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Tetrahymena thermophila contains a conventional γ-tubulin that is differentially required for the maintenance of different microtubule-organizing centers

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      Most cited references 53

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      A new method called the neighbor-joining method is proposed for reconstructing phylogenetic trees from evolutionary distance data. The principle of this method is to find pairs of operational taxonomic units (OTUs [= neighbors]) that minimize the total branch length at each stage of clustering of OTUs starting with a starlike tree. The branch lengths as well as the topology of a parsimonious tree can quickly be obtained by using this method. Using computer simulation, we studied the efficiency of this method in obtaining the correct unrooted tree in comparison with that of five other tree-making methods: the unweighted pair group method of analysis, Farris's method, Sattath and Tversky's method, Li's method, and Tateno et al.'s modified Farris method. The new, neighbor-joining method and Sattath and Tversky's method are shown to be generally better than the other methods.
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        CLUSTAL W: improving the sensitivity of progressive multiple sequence alignment through sequence weighting, position-specific gap penalties and weight matrix choice.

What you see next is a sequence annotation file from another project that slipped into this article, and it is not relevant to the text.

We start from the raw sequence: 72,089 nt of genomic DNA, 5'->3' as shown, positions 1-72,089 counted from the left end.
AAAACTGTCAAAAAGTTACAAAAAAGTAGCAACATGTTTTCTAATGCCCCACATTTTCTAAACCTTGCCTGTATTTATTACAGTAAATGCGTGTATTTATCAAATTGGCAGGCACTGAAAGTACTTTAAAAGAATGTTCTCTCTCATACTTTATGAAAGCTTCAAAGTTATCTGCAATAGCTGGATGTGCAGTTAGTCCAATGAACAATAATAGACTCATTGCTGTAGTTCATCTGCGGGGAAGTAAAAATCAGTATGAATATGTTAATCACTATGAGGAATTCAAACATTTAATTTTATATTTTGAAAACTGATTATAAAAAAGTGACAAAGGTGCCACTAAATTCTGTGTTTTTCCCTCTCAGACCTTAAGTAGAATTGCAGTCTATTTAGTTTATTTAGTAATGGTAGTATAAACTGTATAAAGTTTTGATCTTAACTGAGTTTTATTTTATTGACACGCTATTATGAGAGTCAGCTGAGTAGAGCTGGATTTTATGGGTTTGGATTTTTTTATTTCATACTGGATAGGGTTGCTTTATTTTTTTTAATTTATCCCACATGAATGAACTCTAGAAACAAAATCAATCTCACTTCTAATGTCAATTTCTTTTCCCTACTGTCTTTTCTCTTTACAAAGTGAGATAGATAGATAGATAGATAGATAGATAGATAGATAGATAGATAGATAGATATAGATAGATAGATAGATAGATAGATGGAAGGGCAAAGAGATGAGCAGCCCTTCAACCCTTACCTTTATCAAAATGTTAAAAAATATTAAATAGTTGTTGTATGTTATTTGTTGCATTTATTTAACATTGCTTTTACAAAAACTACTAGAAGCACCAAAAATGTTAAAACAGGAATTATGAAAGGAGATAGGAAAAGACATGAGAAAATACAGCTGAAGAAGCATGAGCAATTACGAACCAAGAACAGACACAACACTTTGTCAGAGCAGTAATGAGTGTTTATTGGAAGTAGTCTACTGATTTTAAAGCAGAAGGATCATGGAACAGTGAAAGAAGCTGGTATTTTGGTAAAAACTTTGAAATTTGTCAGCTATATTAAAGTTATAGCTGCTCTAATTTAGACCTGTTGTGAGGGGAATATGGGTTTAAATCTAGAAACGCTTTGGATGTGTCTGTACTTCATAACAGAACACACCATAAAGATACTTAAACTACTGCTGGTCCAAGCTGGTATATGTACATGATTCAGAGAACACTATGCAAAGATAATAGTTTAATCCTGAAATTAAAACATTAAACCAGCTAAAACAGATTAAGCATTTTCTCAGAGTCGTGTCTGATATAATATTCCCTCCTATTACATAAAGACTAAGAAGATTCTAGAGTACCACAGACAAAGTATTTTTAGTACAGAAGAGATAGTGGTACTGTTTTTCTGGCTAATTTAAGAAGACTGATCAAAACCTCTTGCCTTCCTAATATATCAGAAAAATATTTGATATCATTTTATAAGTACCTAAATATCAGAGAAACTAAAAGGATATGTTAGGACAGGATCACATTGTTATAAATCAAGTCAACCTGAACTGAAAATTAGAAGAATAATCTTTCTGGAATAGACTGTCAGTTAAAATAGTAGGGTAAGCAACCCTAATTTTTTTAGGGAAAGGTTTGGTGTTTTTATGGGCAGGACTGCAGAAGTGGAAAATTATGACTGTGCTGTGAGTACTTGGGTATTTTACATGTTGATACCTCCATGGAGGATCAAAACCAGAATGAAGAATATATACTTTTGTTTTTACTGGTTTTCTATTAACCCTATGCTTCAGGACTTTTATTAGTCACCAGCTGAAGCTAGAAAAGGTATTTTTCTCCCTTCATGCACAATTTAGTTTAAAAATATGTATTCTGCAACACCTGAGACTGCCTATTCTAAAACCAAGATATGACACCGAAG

The sensitivity of the commonly used progressive multiple sequence alignment method has been greatly improved for the alignment of divergent protein sequences. Firstly, individual weights are assigned to each sequence in a partial alignment in order to down-weight near-duplicate sequences and up-weight the most divergent ones. Secondly, amino acid substitution matrices are varied at different alignment stages according to the divergence of the sequences to be aligned. Thirdly, residue-specific gap penalties and locally reduced gap penalties in hydrophilic regions encourage new gaps in potential loop regions rather than regular secondary structure. Fourthly, positions in early alignments where gaps have been opened receive locally reduced gap penalties to encourage the opening up of new gaps at these positions. These modifications are incorporated into a new program, CLUSTAL W which is freely available.
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          Nucleation of microtubule assembly by a gamma-tubulin-containing ring complex.

          The highly conserved protein gamma-tubulin is required for microtubule nucleation in vivo. When viewed in the electron microscope, a highly purified gamma-tubulin complex from Xenopus consisting of at least seven different proteins is seen to have an open ring structure. This complex acts as an active microtubule-nucleating unit which can cap the minus ends of microtubules in vitro.

            Author and article information

            Department of Biology, University of Rochester, Rochester, NY 14627
            Author notes

            Address correspondence to Martin Gorovsky, Dept. of Biology, University of Rochester, Hutchinson #425, Rochester, NY 14627. Tel.: (585) 275-6988. Fax: (585) 275-2070. E-mail: goro@

            J Cell Biol
            The Journal of Cell Biology
            The Rockefeller University Press
            30 September 2002
            : 158
            : 7
            : 1195-1206
            Copyright © 2002, The Rockefeller University Press

            Cell biology

            γ-tubulin; basal body; centrin; mtoc; tetrahymena


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